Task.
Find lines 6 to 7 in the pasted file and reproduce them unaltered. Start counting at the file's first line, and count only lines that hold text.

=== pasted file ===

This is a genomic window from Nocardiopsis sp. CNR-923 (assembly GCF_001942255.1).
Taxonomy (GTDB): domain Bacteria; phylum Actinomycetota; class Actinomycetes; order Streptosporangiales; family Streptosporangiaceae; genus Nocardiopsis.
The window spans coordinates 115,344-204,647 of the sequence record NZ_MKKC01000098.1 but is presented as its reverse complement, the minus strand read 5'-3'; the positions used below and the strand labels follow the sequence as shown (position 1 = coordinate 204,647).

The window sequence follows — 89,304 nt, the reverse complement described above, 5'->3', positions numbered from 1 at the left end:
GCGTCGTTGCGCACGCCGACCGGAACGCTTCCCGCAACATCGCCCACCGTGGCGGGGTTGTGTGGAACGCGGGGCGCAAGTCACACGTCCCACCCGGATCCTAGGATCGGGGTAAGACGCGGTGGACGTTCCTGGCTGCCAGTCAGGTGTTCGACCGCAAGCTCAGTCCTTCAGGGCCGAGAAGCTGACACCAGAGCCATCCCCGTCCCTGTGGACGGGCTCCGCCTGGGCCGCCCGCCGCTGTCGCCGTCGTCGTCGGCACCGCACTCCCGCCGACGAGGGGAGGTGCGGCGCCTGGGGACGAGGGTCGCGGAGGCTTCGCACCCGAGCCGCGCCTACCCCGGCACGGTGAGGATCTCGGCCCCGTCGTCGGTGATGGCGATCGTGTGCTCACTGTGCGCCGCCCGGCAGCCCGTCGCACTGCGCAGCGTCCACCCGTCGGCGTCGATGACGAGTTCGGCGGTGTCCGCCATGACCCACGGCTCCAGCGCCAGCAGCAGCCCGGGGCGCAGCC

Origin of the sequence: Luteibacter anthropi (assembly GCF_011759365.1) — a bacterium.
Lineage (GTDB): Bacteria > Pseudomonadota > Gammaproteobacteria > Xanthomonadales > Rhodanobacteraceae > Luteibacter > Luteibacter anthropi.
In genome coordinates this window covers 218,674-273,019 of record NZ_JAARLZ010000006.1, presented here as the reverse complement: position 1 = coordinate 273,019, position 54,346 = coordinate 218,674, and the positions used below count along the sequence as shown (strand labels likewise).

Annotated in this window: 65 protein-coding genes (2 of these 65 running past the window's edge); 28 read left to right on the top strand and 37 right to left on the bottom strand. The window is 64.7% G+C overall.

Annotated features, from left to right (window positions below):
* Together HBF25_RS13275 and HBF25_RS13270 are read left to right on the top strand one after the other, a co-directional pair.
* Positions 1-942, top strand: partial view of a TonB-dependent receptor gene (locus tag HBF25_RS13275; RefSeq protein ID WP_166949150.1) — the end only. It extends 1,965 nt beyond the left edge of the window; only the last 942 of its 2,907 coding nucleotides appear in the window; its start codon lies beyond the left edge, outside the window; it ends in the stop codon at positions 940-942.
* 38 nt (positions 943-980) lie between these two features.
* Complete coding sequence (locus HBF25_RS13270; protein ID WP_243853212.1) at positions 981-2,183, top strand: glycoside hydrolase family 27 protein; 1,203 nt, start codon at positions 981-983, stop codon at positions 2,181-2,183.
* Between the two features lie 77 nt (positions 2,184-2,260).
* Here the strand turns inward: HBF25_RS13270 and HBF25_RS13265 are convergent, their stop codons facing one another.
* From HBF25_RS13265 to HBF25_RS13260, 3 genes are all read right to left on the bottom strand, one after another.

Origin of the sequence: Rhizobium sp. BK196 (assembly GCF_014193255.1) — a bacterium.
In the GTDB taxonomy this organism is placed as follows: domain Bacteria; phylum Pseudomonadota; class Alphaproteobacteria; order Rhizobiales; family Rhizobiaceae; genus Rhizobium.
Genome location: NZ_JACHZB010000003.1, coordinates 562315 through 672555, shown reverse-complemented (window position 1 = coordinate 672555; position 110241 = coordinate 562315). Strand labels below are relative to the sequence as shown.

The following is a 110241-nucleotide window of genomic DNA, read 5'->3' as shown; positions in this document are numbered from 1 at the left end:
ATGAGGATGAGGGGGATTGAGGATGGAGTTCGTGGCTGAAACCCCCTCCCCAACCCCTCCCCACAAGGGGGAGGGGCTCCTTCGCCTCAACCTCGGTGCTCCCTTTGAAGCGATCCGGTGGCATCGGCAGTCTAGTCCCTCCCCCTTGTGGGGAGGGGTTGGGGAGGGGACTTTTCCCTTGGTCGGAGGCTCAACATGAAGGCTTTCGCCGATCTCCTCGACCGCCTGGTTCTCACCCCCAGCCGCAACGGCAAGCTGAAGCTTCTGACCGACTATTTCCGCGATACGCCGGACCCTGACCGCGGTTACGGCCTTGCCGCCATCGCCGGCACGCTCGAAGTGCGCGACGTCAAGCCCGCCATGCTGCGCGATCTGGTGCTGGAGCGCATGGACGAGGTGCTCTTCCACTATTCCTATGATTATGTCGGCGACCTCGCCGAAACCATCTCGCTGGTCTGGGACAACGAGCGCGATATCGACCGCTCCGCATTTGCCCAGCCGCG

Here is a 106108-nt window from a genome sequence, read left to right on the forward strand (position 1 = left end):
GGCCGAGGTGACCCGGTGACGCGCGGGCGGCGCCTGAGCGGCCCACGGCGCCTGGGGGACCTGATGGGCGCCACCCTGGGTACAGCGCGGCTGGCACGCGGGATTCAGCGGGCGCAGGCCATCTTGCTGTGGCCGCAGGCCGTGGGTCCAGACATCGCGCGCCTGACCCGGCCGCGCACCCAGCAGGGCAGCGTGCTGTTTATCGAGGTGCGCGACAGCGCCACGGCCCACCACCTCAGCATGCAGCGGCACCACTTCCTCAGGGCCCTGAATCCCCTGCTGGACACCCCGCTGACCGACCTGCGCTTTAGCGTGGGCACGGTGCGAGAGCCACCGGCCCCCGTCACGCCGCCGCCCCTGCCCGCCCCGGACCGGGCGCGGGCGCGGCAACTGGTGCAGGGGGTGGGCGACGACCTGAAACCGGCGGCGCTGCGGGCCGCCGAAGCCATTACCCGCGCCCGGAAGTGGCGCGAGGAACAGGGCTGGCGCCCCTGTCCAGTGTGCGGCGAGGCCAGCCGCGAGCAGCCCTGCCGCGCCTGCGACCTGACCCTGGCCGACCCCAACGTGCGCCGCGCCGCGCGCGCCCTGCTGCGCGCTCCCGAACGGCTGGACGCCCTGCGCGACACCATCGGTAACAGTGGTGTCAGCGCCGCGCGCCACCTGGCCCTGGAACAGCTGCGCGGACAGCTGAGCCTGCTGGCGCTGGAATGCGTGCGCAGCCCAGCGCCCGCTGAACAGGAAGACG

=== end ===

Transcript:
Origin of the sequence: Luteibacter anthropi (assembly GCF_011759365.1) — a bacterium.
Lineage (GTDB): Bacteria > Pseudomonadota > Gammaproteobacteria > Xanthomonadales > Rhodanobacteraceae > Luteibacter > Luteibacter anthropi.